CALGARY, Alberta — Canadian National Railway’s $220 million investment in its Calgary area logistics park, which opened a year ago, is a case study in how intermodal is paying off for Canada’s largest railroad.
The busy gates and positioning near a growing metropolitan area helped drive CN’s intermodal volume up 8 percent year-over-year in the fourth quarter.
Evidence of robust activity is abundant. Construction of a facility adjacent to the terminal for an unidentified tenant has begun, suggesting the railroad’s attempt to attract shippers to the Calgary Logistics Park is taking hold. The park has a potential for more than 2 million square feet of warehouse space, and the demand for distribution in the greater Calgary region is increasing due to a growing population driven in part by the energy boom.
Traffic is brisk at the terminal, in terms of volume and the speed with which trucks can move in and out of the facility. The latter was less the case at the previous site. Roughly 65 trucks move in and out of the site daily, with CN targeting a 45-minute turn time, said Chris Kyte, CN senior manager of Intermodal Western Canada. Average turn time last year at the terminal was 41 minutes and two seconds.
The CN terminal, located in Conrich, Alberta, handled roughly 226,000 units last year, compared with 185,000 units handled by Canadian Pacific Railway’s Calgary terminal.
Intermodal volume gains at CN boosted intermodal revenue last quarter by 11 percent to $497 million and lifted full-year intermodal revenue 8.7 percent to $1.9 billion in 2013. The growth helped propel the railroad’s fourth quarter profit up 4 percent to $568 million. The railroad saw its full year profit slip 2.5 percent to $2.3 billion, despite revenue expanding 7 percent to $9.4 billion.
Despite a severe winter, the railroad kept its title as the most profitable North American railroad with an operating ratio of 63.4 percent, defined as operating expenses as a percentage of revenue. Profitability took a slight hit, as the ratio rose 0.5 percentage points from the same period in 2012.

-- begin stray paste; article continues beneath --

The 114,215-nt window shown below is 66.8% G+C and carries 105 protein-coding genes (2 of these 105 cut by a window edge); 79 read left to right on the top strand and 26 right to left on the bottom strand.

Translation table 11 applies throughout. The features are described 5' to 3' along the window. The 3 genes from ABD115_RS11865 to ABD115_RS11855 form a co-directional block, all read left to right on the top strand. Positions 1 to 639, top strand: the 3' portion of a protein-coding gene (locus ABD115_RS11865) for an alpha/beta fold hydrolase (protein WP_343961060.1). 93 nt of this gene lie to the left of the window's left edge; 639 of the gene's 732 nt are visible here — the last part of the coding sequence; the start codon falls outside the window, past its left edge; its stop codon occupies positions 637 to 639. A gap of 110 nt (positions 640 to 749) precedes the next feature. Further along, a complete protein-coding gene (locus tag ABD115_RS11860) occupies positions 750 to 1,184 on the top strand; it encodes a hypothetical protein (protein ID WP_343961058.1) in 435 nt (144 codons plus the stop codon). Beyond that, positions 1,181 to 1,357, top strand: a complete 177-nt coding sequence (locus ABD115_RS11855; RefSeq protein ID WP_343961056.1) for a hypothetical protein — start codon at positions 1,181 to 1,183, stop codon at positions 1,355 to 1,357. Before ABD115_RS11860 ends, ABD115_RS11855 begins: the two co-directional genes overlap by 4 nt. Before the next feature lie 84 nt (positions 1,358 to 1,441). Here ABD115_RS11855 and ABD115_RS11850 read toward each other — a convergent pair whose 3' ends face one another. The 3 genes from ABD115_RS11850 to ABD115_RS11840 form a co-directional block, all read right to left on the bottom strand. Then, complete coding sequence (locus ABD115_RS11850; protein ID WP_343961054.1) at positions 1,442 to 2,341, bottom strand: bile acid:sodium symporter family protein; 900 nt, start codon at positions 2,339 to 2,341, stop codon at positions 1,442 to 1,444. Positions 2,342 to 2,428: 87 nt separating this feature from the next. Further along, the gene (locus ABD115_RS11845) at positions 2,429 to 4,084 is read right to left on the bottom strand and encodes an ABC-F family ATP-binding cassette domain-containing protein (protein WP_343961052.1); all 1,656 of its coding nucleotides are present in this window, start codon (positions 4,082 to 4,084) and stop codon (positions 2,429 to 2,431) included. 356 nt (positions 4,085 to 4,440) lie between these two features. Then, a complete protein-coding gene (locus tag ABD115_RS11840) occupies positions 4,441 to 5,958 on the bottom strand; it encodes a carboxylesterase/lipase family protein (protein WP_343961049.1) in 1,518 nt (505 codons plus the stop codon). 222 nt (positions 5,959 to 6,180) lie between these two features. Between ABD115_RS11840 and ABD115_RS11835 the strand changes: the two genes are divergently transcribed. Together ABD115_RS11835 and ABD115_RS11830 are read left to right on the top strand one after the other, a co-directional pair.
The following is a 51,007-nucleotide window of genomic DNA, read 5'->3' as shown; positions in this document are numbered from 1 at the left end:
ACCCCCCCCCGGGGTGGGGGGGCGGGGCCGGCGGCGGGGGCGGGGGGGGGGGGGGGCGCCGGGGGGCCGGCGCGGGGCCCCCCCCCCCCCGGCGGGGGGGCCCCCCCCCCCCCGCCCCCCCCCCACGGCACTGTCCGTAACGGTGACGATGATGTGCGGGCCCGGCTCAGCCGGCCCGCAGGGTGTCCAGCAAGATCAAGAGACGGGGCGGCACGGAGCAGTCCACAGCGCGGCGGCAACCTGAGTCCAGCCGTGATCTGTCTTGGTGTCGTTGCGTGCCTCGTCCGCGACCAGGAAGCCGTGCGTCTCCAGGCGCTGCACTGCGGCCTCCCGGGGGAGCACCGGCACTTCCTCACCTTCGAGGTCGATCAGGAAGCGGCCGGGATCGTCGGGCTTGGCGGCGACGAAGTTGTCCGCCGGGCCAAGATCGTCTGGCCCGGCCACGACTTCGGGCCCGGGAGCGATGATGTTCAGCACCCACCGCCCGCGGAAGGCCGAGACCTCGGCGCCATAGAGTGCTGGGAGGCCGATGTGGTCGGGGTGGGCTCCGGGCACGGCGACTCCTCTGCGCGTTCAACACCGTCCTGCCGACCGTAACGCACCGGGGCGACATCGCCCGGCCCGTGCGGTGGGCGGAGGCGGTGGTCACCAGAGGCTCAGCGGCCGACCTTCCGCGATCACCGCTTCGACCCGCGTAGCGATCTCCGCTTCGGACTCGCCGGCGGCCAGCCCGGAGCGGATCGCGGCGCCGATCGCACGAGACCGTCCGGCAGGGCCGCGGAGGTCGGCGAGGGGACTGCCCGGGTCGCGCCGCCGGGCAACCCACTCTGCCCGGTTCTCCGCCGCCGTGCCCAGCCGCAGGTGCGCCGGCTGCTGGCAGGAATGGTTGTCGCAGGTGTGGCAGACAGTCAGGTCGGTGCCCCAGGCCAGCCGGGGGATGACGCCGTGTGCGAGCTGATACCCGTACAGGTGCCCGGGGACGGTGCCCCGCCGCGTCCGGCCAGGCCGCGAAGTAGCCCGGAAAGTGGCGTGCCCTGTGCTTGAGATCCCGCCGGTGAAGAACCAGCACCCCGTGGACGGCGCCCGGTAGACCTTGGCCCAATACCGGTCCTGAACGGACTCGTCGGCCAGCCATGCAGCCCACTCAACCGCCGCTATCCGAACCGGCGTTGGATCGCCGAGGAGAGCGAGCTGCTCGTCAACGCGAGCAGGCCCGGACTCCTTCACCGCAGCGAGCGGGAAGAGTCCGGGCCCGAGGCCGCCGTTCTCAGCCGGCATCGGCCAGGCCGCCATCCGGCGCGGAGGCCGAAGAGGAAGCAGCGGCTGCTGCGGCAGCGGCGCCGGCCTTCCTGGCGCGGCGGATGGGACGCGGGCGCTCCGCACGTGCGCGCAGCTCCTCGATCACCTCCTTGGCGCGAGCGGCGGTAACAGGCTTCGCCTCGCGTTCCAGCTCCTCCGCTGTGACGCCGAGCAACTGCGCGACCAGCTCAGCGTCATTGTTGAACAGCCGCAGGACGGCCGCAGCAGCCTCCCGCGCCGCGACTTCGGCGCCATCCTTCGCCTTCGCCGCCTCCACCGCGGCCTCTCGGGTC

“CN sees good opportunities in 2014 in a number of markets, including intermodal, oil- and gas-related commodities, Canadian and U.S. grain, and commodities related to the recovery in the U.S. housing market,” President and CEO Claude Mongeau told investors yesterday.
CP’s intermodal strategy is taking shape on a number of fronts, ranging from terminal expansions and faster services, such as on the Toronto-Alberta leg. The railroad has also aggressively worked with agricultural shippers to harness the potential for match-backs, where containers used for imports are transferred to exporters for outbound use. Through its partnership with Indiana Rail Road, CN connects midwestern exporters with Port Metro Vancouver and the port at Prince Rupert.
The improved intermodal network was a factor in helping CN grab contracts with container lines APL and MOL last year from archrival Canadian Pacific Railway. CN has also gained a contract with OOCL from CP, suggesting that CN will see another volume bump this year.
But CP is far from rolling over in the fight for intermodal. CP CEO and Director E. Hunter Harrison has targeted domestic intermodal as one of the two biggest drivers for the railroad this year, and he told investors the company has already gained market share.